In brief, the surgery consists of the following steps: (1) Five abdominal wall trocars—two 12 mm and three 5 mm; (2) biliopancreatic limb—100 cm; (3) alimentary limb (Roux Limb)—150 cm; (4) side-to-side jejunojejunal anastomosis between the biliopancreatic limb and alimentary limb; (5) creation of a 20–30 mL gastric pouch and (6) gastrojejunal anastomosis (alimentary limb) and (7) Final check of the abdominal cavity (figure 2). Patients with cholelithiasis, identified in the presurgical period, will undergo cholecystectomy at the same surgical time after the end of the RYGB. Prophylaxis for deep venous thrombosis is applied by the use of high compression elastic stockings and pneumatic compressors in the lower limbs during surgery and thereafter. Cephazolin 2 g at the induction stage of anaesthesia and 8 h thereafter is used as a prophylactic antibiotic.

Figure 2

Schematic view of the aspect of the Roux-en-Y gastric bypass surgery.


Since the study intervention is a surgical procedure, investigators and patients cannot be blinded for treatment allocation. Investigators who are responsible for the analysis of primary and secondary outcomes (adjudication of clinical events) are blinded for the treatment group.

Data collection and management

Time schedule and study visits: The study started in March 2013 and is already recruiting candidate patients under a time schedule that was previously defined by the investigation team. The study was planned to stop recruitment procedures by July 2014 and close follow-up procedures by July 2016.

Screening visit: During the screening visit that takes place 6 weeks before randomisation, each candidate is informed by one of the medical investigators (CAS or DTI) about the study methods and all the procedures they will be subjected to during the observation period, as well as the risks implicated in each procedure. Patients are then evaluated, regarding the inclusion and exclusion criteria and the antihypertensive drugs currently in use. Those who are not using the drugs according to the study treatment protocol might have their treatment modified at this time following the specified treatment protocol described in the intervention section. When a candidate agrees to participate, and is in accordance with the eligibility criteria, he or she is asked to sign the informed consent form (ICF).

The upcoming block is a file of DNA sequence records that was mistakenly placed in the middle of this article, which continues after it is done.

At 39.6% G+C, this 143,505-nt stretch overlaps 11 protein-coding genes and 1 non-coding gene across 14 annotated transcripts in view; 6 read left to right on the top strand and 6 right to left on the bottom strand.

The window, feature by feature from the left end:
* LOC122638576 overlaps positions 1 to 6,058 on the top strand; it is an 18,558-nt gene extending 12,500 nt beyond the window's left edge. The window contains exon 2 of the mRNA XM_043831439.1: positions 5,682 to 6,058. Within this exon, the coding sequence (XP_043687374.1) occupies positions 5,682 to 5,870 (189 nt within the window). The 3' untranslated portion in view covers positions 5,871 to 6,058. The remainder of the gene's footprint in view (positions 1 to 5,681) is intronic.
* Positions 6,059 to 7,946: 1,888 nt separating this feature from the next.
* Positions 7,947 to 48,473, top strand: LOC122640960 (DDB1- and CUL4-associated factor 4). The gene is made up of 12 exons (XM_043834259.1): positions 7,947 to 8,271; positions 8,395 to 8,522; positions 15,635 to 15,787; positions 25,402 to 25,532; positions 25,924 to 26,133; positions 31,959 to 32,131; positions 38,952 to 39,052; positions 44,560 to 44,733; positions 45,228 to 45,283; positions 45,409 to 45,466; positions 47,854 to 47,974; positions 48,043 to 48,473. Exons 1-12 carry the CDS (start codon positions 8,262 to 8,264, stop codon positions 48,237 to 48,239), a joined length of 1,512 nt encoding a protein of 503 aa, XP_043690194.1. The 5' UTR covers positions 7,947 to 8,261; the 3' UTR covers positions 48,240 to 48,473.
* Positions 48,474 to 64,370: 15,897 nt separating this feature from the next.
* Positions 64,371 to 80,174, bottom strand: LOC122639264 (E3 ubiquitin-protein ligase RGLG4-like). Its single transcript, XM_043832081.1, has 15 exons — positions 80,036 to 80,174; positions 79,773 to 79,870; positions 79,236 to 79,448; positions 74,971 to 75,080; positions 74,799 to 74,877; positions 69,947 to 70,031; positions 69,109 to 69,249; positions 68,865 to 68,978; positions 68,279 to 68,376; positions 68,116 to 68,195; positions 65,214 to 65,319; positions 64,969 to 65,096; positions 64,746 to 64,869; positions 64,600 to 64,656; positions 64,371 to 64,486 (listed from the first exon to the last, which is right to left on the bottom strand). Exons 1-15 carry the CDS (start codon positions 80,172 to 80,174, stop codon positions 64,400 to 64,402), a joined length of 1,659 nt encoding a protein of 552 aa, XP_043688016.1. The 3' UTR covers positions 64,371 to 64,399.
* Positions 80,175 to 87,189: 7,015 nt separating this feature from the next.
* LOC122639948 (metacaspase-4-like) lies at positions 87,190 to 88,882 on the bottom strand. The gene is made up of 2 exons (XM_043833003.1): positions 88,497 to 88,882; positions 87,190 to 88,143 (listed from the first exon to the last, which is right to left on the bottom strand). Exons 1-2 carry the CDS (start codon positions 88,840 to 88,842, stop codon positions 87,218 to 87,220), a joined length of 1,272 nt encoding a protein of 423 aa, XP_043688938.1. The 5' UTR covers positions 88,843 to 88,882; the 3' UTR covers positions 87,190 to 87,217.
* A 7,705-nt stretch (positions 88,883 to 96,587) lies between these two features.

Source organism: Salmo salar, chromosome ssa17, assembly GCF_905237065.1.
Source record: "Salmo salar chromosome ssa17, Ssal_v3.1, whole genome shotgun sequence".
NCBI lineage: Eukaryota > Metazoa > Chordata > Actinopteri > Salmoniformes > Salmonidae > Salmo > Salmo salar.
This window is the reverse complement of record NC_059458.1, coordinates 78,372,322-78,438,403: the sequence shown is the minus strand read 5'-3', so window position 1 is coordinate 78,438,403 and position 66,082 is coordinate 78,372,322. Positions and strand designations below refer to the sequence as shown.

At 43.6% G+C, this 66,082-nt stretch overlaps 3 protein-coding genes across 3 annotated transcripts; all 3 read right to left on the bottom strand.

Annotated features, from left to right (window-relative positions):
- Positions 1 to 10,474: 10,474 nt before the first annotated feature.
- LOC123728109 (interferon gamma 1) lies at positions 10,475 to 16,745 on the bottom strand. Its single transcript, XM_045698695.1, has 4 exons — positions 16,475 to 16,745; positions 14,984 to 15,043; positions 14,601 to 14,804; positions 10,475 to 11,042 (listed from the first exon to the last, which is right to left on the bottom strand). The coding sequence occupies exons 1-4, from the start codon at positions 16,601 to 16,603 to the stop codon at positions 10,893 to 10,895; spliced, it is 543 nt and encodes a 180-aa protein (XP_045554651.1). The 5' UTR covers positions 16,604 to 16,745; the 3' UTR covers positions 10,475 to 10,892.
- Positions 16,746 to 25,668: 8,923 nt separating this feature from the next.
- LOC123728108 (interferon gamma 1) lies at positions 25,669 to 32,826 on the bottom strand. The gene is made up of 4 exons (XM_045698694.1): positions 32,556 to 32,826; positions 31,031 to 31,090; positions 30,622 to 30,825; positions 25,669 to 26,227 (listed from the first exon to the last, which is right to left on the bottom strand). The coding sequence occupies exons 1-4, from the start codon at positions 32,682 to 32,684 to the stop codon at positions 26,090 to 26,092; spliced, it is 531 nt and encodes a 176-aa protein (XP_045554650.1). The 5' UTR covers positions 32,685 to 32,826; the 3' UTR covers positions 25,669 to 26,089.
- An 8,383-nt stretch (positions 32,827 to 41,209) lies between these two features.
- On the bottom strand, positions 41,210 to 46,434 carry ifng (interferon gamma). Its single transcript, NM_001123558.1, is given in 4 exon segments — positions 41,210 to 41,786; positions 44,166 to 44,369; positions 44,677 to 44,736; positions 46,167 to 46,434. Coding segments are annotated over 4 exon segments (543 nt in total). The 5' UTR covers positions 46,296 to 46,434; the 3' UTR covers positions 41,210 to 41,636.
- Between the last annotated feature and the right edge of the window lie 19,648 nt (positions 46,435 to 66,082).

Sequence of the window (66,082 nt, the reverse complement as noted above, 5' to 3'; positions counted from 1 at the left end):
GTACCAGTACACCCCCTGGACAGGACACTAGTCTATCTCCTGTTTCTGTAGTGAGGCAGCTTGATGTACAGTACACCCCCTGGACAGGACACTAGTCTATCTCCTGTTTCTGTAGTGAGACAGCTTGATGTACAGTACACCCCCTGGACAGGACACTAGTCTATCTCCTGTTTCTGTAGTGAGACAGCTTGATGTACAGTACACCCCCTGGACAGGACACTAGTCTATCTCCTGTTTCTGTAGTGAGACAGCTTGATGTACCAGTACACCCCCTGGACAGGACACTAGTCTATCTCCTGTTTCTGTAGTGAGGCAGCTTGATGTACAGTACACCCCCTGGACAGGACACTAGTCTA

Randomisation visit: A detailed clinical evaluation is carried out to confirm the eligibility criteria in the randomisation visit, 6 weeks after the screening visit. At this point, if a patient’s evaluation is not adequate according to the study eligibility criteria, she or he will not be randomised. Those patients who fulfil the eligibility criteria are randomised at a 1:1 ratio, to be subjected to the RYGB or to receive optimised clinical treatment, as previously described. After randomisation, patients receive an identification number that will be used, in addition to their initials, in all participants’ documents, such as clinical records, correspondence and any other elements that require patient identification.